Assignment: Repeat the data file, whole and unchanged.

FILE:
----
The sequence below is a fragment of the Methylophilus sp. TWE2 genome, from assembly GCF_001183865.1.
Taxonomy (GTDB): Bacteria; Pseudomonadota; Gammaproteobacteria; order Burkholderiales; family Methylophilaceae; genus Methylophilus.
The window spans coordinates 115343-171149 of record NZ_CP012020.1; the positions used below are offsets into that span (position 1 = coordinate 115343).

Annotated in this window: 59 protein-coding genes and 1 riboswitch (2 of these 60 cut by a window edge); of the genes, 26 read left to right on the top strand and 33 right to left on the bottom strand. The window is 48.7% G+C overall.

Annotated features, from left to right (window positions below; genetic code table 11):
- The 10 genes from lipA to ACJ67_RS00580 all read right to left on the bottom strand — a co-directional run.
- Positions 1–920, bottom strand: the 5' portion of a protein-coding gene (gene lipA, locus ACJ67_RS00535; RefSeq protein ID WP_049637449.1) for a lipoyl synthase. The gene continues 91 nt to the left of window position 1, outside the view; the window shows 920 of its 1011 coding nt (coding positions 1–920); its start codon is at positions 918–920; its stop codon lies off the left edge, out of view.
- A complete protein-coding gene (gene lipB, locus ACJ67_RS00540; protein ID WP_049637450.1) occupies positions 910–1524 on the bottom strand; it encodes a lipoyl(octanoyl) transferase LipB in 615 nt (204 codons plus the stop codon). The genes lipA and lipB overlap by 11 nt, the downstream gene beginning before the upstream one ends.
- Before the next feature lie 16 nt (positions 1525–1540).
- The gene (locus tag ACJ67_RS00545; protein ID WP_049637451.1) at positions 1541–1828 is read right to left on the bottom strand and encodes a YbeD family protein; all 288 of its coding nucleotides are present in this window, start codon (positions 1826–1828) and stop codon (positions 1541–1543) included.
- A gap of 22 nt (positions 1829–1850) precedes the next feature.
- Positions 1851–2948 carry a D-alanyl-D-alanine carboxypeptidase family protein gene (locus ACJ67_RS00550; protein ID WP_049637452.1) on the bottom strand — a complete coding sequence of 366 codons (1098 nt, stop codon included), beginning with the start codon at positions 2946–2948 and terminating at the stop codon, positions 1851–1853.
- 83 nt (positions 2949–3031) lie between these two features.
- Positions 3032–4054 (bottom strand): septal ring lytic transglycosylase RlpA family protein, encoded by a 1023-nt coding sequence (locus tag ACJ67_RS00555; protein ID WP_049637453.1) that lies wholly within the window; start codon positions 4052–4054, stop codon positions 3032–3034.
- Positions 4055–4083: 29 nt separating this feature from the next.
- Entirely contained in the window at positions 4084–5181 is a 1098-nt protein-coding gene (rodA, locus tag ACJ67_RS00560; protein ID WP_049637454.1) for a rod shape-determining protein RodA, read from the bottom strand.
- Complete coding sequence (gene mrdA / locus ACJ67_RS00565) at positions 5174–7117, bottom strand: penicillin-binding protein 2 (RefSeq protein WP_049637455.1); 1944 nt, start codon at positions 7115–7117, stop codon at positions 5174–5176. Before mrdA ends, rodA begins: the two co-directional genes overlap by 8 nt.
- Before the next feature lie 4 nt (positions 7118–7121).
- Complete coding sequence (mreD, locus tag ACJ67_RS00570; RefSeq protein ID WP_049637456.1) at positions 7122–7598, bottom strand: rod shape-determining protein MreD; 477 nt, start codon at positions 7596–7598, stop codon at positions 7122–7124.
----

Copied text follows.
The sequence below is a fragment of the Methylophilus sp. TWE2 genome, from assembly GCF_001183865.1.
Taxonomy (GTDB): Bacteria; Pseudomonadota; Gammaproteobacteria; order Burkholderiales; family Methylophilaceae; genus Methylophilus.
The window spans coordinates 115343-171149 of record NZ_CP012020.1; the positions used below are offsets into that span (position 1 = coordinate 115343).

Annotated in this window: 59 protein-coding genes and 1 riboswitch (2 of these 60 cut by a window edge); of the genes, 26 read left to right on the top strand and 33 right to left on the bottom strand. The window is 48.7% G+C overall.

Annotated features, from left to right (window positions below; genetic code table 11):
- The 10 genes from lipA to ACJ67_RS00580 all read right to left on the bottom strand — a co-directional run.
- Positions 1–920, bottom strand: the 5' portion of a protein-coding gene (gene lipA, locus ACJ67_RS00535; RefSeq protein ID WP_049637449.1) for a lipoyl synthase. The gene continues 91 nt to the left of window position 1, outside the view; the window shows 920 of its 1011 coding nt (coding positions 1–920); its start codon is at positions 918–920; its stop codon lies off the left edge, out of view.
- A complete protein-coding gene (gene lipB, locus ACJ67_RS00540; protein ID WP_049637450.1) occupies positions 910–1524 on the bottom strand; it encodes a lipoyl(octanoyl) transferase LipB in 615 nt (204 codons plus the stop codon). The genes lipA and lipB overlap by 11 nt, the downstream gene beginning before the upstream one ends.
- Before the next feature lie 16 nt (positions 1525–1540).
- The gene (locus tag ACJ67_RS00545; protein ID WP_049637451.1) at positions 1541–1828 is read right to left on the bottom strand and encodes a YbeD family protein; all 288 of its coding nucleotides are present in this window, start codon (positions 1826–1828) and stop codon (positions 1541–1543) included.
- A gap of 22 nt (positions 1829–1850) precedes the next feature.
- Positions 1851–2948 carry a D-alanyl-D-alanine carboxypeptidase family protein gene (locus ACJ67_RS00550; protein ID WP_049637452.1) on the bottom strand — a complete coding sequence of 366 codons (1098 nt, stop codon included), beginning with the start codon at positions 2946–2948 and terminating at the stop codon, positions 1851–1853.
- 83 nt (positions 2949–3031) lie between these two features.
- Positions 3032–4054 (bottom strand): septal ring lytic transglycosylase RlpA family protein, encoded by a 1023-nt coding sequence (locus tag ACJ67_RS00555; protein ID WP_049637453.1) that lies wholly within the window; start codon positions 4052–4054, stop codon positions 3032–3034.
- Positions 4055–4083: 29 nt separating this feature from the next.
- Entirely contained in the window at positions 4084–5181 is a 1098-nt protein-coding gene (rodA, locus tag ACJ67_RS00560; protein ID WP_049637454.1) for a rod shape-determining protein RodA, read from the bottom strand.
- Complete coding sequence (gene mrdA / locus ACJ67_RS00565) at positions 5174–7117, bottom strand: penicillin-binding protein 2 (RefSeq protein WP_049637455.1); 1944 nt, start codon at positions 7115–7117, stop codon at positions 5174–5176. Before mrdA ends, rodA begins: the two co-directional genes overlap by 8 nt.
- Before the next feature lie 4 nt (positions 7118–7121).
- Complete coding sequence (mreD, locus tag ACJ67_RS00570; RefSeq protein ID WP_049637456.1) at positions 7122–7598, bottom strand: rod shape-determining protein MreD; 477 nt, start codon at positions 7596–7598, stop codon at positions 7122–7124.